Amanda Ripley was released in Series 6 of NECA’s Aliens line, which was a whole series devoted to Isolation.  There were two Amanda figures in the set; this one depicts her in her main jumpsuit-ed look, which she’s sporting for a good chunk of the game.  There was also a figure of her in her compression suit, which I never got around to picking up.  This figure stands about 7 1/4 inches tall and has 26 points of articulation.  As it was supposed to be nearer in the timeline to Alien than to Aliens, Isolation took a lot of its design elements from the first film.  By extension, each of the three figures in Series 6 borrows liberally from prior NECA Aliens figures.  This Amanda figure is built using about 95% of the parts from the Jumpsuit Ripley figure from Series 4, along with a new head and upper arms.  The designs of the jumpsuits are close enough that this makes for a pretty decent recreation.  If you want to get super nitpicky, the pattern of the seams and “belt” on the pelvis section is incorrect, and she’s missing the leather pads on her shoulders.  However, it’s hardly noticeable; you have to be looking for inaccuracies (which, I as a reviewer am paid to do.  Oh wait, no I’m not.  There’s no money in this.  It’d be nice, though, wouldn’t it?).  The new pieces blend well with the old, and make her sufficiently different from her mom. The head does a suitable job of capturing Amanda’s likeness from the game; it does seem a tad on the small side to me, though.  Amanda’s paint work is decent, but it does have a few issues.  The overall application is pretty solid, and the colors all seem to match what’s seen on the screen.  She’s got painted skin, which I don’t like quite as much as the molded skin, but I guess it’s alright.  There are a few scuffs on my figure, and she’s got a weird splotch of discoloration on her forehead.  Overall, though, she’s really not bad.  Amanda is packed with a flamethrower (the very same one included with her mother), as well as her self-assembled motion tracker, and her backpack.  A great selection of extras all around.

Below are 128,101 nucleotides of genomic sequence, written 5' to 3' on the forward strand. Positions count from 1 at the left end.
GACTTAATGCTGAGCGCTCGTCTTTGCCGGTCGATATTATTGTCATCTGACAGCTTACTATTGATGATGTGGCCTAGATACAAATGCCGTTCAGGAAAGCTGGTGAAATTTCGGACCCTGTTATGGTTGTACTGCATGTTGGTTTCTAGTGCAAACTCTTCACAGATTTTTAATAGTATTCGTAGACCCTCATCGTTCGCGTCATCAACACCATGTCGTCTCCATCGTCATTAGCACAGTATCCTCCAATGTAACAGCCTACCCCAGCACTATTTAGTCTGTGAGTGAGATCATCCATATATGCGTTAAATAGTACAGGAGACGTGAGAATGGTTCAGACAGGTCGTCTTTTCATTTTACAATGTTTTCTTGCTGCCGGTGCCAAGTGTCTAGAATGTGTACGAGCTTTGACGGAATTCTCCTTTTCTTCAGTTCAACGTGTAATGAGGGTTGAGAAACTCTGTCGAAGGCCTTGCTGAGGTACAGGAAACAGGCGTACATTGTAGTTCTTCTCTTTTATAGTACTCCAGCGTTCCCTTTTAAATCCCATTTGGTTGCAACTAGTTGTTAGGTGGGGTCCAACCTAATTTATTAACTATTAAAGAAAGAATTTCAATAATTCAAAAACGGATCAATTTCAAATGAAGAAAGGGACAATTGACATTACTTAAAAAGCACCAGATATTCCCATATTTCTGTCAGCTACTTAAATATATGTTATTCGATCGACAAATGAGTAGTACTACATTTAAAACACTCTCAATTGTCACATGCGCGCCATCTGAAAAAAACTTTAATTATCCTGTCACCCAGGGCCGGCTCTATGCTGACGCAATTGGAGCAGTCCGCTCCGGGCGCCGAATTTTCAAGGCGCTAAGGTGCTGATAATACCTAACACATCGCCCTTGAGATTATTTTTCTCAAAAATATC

THE ME HALF OF THE EQUATION

The first Amanda Ripley figure I bought actually wasn’t for me, but was instead for my brother Christian.  My exposure to the game was watching him play through it, so I thought it was only proper he get the figure first.  Other things took priority over getting an Amanda for myself, so I just never got around to grabbing her.  Last summer, the day before Movie Stop went out of business, several of us went to see what was left.  Poor Amanda was one of about three NECA figures left, and I ended up getting her for something like 90% off.  She’s a pretty solid figure, thanks in no small part to being built on the same body as one of NECA’s best.  It’s just a shame we never got a Worker Joe to harass her.  Guess I’ll just have to make due with the Xeno….

Hey, look at that; I managed to go this whole Alien-themed review without mentioning my seething hatred for Covenant.  Good on me!

The Blaster In Question #0007: Roughcut 2×4

ROUGHCUT 2X4

N-STRIKE ELITE

Shotguns are kind of a weird area for Nerf.  There are plenty of blasters available that do a decent job replicating the look and feel of a shotgun, but it’s a rarer thing to find one that actually functions like one i.e. actually firing a spread of darts.  One of the more successful implementations of this feature came to us in the form of the Roughcut 2×4.  While the name evokes a plank of wood, the actual blaster is a lot more interesting, unless you’re one of those lumber fanatics, in which case, no judgement, more power to you.

THE BLASTER ITSELF

The Roughcut 2×4 was released in 2013 as one of the first original blasters in the N-Strike Elite line.  It was also one of 2 blasters in the very short-lived Multi-Shot Madness collection alongside the Diatron from the disk-based Vortex series.  Mechanically, the blaster borrows heavily from the Barrel Break IX-2, featuring 2 separate plunger systems side by side.  If your trigger finger is very precise, this setup allows the user to fire either one barrel at a time or both at once.  Even the grips of both blasters are severely inclined, almost parallel with the barrels.  The main difference is that the Roughcut opted for a more straightforward front loading design with 8 barrels arranged in 2 columns of 4 (hence the name) as opposed to the Barrel Break’s weird breach-loading action and only 2 barrels.  Additionally, the Roughcut is pump-operated, so successive shots can be fired off much faster.  Aside from the aforementioned grip, the blaster is pretty run-of-the-mill in terms of how it feels.  Everything that’s supposed to move moves well, and everything that isn’t feels sturdy.  The Roughcut features some sights, although they do strike me as a little more of an after-the-fact addition than on a lot of other blasters.  There’s also a rail along the top of the blaster for attachments.  Being part of the core N-Strike Elite series, performance is strong.  Darts fly a good distance and land with a solid impact.  Decent range paired with a fairly compact form-factor and the ability to shotgun darts makes the Roughcut great for either ranged outdoor battles or just to keep handy for close encounters.  Just try not to hit anything fragile like your mom’s china or someone’s face.  The Roughcut 2×4 comes packaged with 8 Elite darts.